Landscape and Place
by Karen Viggers
I have a strong connection with place. My novels all derive from landscape, out of which the characters then emerge, driving the plot. Strong writing that evokes a sense of landscape without laborious description is what speaks to me in my reading. I admire writers who thread weather, season and landscape with the emotional journeys of their characters.
Here is a list of my favourite novels, centred around place.
The Orchardist’s Daughter by Karen Viggers is available to purchase from Booktopia
AUSTRALIAN LANDSCAPES AND SETTINGS
The Shepherd’s Hut, Tim Winton
I love Winton’s evocation of the Australian landscape and the way he gets inside the skin of his characters. As a reader I experience the tensions, passions and frustrations of his characters and I’m transported to another place. As a writer, I enjoy the music of his descriptions and the gritty vernacular of his dialogue. I especially recommend Dirt Music, The Shepherd’s Hut and Breath.
The Secret River, Kate Grenville
I loved Grenville’s descriptions of the Hawkesbury River in The Secret River, and the difficulties of white settlers trying to establish themselves in the remote reaches of river wilderness. I was devastated when the settlers massacred the Indigenous residents. It’s important for all Australians to reflect on the horrendous actions of our forebears, which have been overlooked and concealed for so long.
The White Earth, Andrew McGahan
The White Earth is another powerful reflection on connection with the land, and the hidden stories of white settlers tampering with Indigenous peoples.
The Choke, Sofie Laguna
Laguna is adept at seeing the world through a young person’s eyes. The Choke portrays a violent world in which disadvantaged people struggle with life’s challenges. There is a strong sense of the river as a life force flowing parallel to the turbulence of the main character’s journey.
Past the Shallows, Favel Parrett
Parrett writes narratives set in places I love – Bruny Island, the south coast of Tasmania and Antarctica. Past the Shallows is a moving, devastating portrait of a family coming apart. I love the way Parrett threads character and narrative with wind, weather and landscape.
Skylarking, Kate Mildenhall
Skylarking is a historic reimagining of a real event at the Cape St George lighthouse is alive, convincing and evocative. The voice of the main protagonist seems real, and the narrative is tense and carries a strong sense of foreboding. I can see the high cliffs and hear the thrashing ocean.
Coal Creek, Alex Miller
I love Coal Creek for its vivid portrayal of the dry inland Queensland landscape, the distinctive voice of the main character, and the sustained tension of the narrative.
INTERNATIONAL LANDSCAPES AND PLACES
Out Stealing Horses, Per Pettersen
I like to reread Out Stealing Horses for its prose, characters and history, but above all, its descriptions of the cold icescapes of Norway in winter, and the movement of timber down the great rivers with the meltwaters in spring.
The Unlikely Pilgrimage of Harold Fry, Rachel Joyce
The Unlikely Pilgrimage of Harold Fry is a road trip novel with a difference. I loved the sense of struggle, connection and resolution in this novel, and the way the weather and landscape reflect the internal dialogue of the main protagonist as he walks across England to visit a dying friend.
Late Nights on Air, Elizabeth Hay
Late Nights on Air, set in the Yukon, Canada, illustrates liaisons and relationships at a Yellowknife radio station, and on a canoe trip in the wilderness. Wonderfully complex and flawed characters. Stunning grand landscapes.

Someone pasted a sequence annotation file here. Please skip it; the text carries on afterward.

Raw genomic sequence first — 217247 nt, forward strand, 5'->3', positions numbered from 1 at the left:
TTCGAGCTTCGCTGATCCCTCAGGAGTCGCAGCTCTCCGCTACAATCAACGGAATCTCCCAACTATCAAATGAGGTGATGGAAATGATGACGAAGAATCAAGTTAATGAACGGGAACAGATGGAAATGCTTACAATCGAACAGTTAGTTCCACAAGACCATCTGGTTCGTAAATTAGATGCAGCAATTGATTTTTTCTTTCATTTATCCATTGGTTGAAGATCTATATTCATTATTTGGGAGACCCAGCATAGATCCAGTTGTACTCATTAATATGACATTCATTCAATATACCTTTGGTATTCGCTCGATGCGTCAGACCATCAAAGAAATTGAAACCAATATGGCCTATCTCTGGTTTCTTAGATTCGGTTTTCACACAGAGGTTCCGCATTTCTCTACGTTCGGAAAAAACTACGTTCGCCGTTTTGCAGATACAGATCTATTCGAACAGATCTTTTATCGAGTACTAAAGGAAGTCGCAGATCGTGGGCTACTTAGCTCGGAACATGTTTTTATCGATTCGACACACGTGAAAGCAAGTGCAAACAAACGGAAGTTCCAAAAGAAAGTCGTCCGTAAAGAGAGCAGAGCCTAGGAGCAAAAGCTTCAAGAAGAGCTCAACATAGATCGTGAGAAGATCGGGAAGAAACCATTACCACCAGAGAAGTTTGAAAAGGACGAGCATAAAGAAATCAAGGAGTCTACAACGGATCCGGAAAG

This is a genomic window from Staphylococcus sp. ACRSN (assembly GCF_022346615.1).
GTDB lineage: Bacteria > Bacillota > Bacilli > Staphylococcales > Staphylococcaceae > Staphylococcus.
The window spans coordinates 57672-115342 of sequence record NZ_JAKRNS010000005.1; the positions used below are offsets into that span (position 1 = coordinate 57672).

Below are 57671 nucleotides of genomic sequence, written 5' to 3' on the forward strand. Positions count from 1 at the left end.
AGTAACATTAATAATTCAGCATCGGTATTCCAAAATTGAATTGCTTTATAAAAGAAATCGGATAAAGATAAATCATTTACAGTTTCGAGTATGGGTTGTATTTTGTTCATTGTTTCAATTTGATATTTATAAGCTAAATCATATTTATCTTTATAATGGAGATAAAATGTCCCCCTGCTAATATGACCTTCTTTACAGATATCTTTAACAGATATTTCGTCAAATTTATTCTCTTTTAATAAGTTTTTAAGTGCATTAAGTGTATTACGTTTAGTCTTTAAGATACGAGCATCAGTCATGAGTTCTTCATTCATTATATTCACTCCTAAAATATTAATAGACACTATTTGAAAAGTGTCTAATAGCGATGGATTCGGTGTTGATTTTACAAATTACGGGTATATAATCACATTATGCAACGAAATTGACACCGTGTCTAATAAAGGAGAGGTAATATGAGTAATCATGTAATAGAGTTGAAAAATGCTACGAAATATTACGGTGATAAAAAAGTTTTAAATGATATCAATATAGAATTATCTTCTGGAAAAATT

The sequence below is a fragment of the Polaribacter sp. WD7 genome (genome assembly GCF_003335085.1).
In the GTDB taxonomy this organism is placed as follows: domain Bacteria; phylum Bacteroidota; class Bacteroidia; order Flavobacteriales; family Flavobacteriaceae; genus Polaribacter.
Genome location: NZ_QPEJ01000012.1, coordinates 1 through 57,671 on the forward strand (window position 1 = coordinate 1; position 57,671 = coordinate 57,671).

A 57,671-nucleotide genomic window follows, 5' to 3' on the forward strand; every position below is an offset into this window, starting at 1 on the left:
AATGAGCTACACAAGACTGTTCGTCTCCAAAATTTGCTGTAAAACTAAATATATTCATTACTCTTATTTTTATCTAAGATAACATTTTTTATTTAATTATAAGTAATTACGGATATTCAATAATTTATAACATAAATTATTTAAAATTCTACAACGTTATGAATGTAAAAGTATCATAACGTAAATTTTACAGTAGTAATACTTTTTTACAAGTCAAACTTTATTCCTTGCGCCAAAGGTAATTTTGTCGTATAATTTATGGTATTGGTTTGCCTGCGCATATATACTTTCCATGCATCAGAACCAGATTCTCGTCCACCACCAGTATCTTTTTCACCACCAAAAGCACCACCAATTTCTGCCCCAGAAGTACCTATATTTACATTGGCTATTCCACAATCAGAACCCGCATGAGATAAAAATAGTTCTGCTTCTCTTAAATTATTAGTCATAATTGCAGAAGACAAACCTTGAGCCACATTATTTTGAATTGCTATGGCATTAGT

The Shipping News, Annie Proulx
In The Shipping News Proulx’s evocation of light and sparse landscapes, as well as her incisive observations of small communities led me to take a trip to Newfoundland with my family. I love writing that can bring place to life.
The Old Man and the Sea, Ernest Hemingway
The Old Man and the Sea is a special favourite of mine for its spare, sharp prose, shrewd understanding of life and symbolism, and the strong sense of the shifting oceanic landscape.
ABOUT THE AUTHOR
Karen Viggers was born in Melbourne, Australia, and grew up in the Dandenong Ranges riding horses and writing stories. She studied veterinary science at Melbourne University, and then worked in mixed animal practice for the next five years before completing a PhD at the Australian National University, Canberra, in wildlife health.
Since then she has worked on a wide range of Australian native animals in many different natural environments.
She lives in Canberra with her husband and two children. She works part-time in veterinary practice, provides veterinary support for biologists studying native animals, and writes in her spare time.
The Orchardist's Daughter
A story of freedom, forgiveness and finding the strength to break free. International bestselling writer Karen Viggers returns to remote Tasmania, the setting of her most popular novel The Lightkeeper's Wife.
Sixteen-year-old Mikaela has grown up isolated and homeschooled on an apple orchard in southeastern Tasmania, until an unexpected event shatters her family. Eighteen months later, she and her older brother Kurt are running a small business in a timber town. Miki longs to make connections and spend more time in her beloved forest, but she is kept a virtual prisoner by Kurt, who leads a secret life of his own.
When Miki meets Leon, another outsider, things slowly begin to change. But the power to stand up for yourself must come from within. And Miki has to fight to uncover the truth of her past and discover her strength and spirit.
Set in the old-growth eucalypt forests and vast rugged mountains of southern Tasmania, The Orchardist's Daughter is an uplifting story about friendship, resilience and finding the courage to break free.